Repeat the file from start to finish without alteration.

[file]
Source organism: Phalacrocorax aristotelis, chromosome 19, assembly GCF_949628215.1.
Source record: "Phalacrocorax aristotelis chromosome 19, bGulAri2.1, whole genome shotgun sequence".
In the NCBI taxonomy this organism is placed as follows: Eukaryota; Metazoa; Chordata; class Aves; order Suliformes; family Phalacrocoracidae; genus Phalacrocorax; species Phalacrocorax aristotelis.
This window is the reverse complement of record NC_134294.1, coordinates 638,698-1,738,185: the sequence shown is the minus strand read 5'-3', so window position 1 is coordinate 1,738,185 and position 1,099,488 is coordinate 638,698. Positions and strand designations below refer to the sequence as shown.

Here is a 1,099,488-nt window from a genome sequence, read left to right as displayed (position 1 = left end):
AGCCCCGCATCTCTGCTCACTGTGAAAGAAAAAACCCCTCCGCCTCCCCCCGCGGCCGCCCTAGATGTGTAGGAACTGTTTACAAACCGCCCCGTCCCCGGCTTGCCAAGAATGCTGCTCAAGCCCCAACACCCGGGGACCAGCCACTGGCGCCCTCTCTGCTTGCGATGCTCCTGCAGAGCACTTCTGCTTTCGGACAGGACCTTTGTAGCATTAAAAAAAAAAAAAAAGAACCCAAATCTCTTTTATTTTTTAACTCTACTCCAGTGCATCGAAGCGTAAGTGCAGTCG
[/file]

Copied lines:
Source organism: Phalacrocorax aristotelis, chromosome 19, assembly GCF_949628215.1.
Source record: "Phalacrocorax aristotelis chromosome 19, bGulAri2.1, whole genome shotgun sequence".
In the NCBI taxonomy this organism is placed as follows: Eukaryota; Metazoa; Chordata; class Aves; order Suliformes; family Phalacrocoracidae; genus Phalacrocorax; species Phalacrocorax aristotelis.
This window is the reverse complement of record NC_134294.1, coordinates 638,698-1,738,185: the sequence shown is the minus strand read 5'-3', so window position 1 is coordinate 1,738,185 and position 1,099,488 is coordinate 638,698. Positions and strand designations below refer to the sequence as shown.

Here is a 1,099,488-nt window from a genome sequence, read left to right as displayed (position 1 = left end):
AGCCCCGCATCTCTGCTCACTGTGAAAGAAAAAACCCCTCCGCCTCCCCCCGCGGCCGCCCTAGATGTGTAGGAACTGTTTACAAACCGCCCCGTCCCCGGCTTGCCAAGAATGCTGCTCAAGCCCCAACACCCGGGGACCAGCCACTGGCGCCCTCTCTGCTTGCGATGCTCCTGCAGAGCACTTCTGCTTTCGGACAGGACCTTTGTAGCATTAAAAAAAAAAAAAAAGAACCCAAATCTCTTTTATTTTTTAACTCTACTCCAGTGCATCGAAGCGTAAGTGCAGTCG